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Re: undefined reference to `MAIN__'

On 08/25/2009 09:59 AM, chao sun wrote:
> But I 've included the file containing the Fortran main program  and
> it's a fortran program indeed.
Well, the linker believes otherwise. Thus there are two possibilities:
Either you did not include the file or the symbol was eliminated
(optimized away etc.) at some point.

gfortran -o prep_chem_sources  \
>>     prep_chem_sources.a ..//utils/bin/libutils-2.0-opt.a
>> -I/usr/local/include -L/usr/local/lib -lnetcdf

I find it quite unusual to include all *.o files into an *.a file before
linking them. Can you unpack prep_chem_sources.a (mkdir tmp; cd tmp; ar
x ../prep_chem_sources) and check whether the relevant file contains the
symbol MAIN__? For instance by doing
  nm *.o|grep MAIN__
which should show something like:
  0000000000000000 T MAIN__

On 08/25/2009 03:16 PM, Tim Prince wrote:
>>> function `main':
>>> (.text+0x27): undefined reference to `MAIN__'   
>> I think the most likely reason is that you do not include the file
>> containing the Fortran main program (the file containing "PROGRAM").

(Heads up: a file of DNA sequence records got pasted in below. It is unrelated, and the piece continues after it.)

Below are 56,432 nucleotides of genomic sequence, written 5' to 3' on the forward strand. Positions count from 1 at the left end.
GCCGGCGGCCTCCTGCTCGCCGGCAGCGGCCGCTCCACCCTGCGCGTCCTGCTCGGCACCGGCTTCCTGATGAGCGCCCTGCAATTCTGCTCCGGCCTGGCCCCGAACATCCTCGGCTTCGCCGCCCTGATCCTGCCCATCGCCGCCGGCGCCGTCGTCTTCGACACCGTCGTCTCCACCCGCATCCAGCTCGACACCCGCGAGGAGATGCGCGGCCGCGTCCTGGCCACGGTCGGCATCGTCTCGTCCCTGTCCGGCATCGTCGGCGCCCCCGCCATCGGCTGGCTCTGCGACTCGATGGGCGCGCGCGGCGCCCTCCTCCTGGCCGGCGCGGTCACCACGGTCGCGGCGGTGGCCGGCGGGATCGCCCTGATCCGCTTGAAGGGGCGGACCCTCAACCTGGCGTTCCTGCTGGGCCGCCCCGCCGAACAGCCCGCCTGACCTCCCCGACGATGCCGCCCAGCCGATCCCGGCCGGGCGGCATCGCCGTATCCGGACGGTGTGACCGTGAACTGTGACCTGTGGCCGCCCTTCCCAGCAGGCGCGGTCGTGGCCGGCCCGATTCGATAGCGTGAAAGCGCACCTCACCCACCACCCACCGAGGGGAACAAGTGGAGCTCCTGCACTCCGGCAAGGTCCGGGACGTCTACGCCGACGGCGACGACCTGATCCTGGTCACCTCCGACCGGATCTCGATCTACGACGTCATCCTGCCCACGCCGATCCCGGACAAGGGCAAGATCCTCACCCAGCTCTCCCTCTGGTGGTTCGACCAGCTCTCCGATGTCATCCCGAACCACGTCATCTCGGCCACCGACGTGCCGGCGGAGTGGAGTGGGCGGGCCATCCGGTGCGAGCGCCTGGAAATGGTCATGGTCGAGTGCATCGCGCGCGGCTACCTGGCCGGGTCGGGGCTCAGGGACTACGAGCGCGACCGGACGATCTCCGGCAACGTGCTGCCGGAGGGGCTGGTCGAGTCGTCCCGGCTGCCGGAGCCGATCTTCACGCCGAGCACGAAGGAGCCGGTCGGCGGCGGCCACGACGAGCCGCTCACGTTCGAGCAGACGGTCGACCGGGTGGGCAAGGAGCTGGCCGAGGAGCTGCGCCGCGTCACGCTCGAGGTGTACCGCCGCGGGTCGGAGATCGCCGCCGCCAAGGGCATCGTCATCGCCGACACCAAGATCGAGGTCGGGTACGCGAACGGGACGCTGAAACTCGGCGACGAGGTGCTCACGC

> /usr/lib/gcc/i586-redhat-linux/4.4.0/libgfortranbegin.a(fmain.o): In
> Isn't the explicit renaming of MAIN__ suspicious?

No, that looks OK.

What happens in gfortran up to version 4.4.x (and in ifort) is that the
Fortran main PROGRAM gets the assembler name (i.e. the name in the
assembler [*.s]/object [*.o] file) "MAIN__". The actual main function
(i.e. the one which the run-time loader calls) is called "main" and is
in an extra file which included at link time. For gfortran it is the
file "libgfortranbegin.a" (and for ifort it is "for_main.o").

Thus if the file containing the main PROGRAM is missing, the "main" is
picked up from the .a/.o file but the referenced "MAIN__" is missing.

In gfortran 4.5.x (and sunf95) the "main" function is generated along
"MAIN__". "MAIN__" still contains the actual Fortran PROGRAM while
"main" contains some initialization. Thus when linking by calling
gfortran 4.5, the error message would contain "main" rather than "MAIN__".

(Advantage of the gfortran 4.5 way: One can simply link without thinking
about whether one should like "libgfortranbegin" or not - and linking
with gfortran a project which contains a non-Fortran "main" works
better. [ifort offers the -nofor-main option but that's also not elegant.])


PS: Regarding mixing Fortran and C - especially if the "main" program is
written in C: Have a look in the manual at

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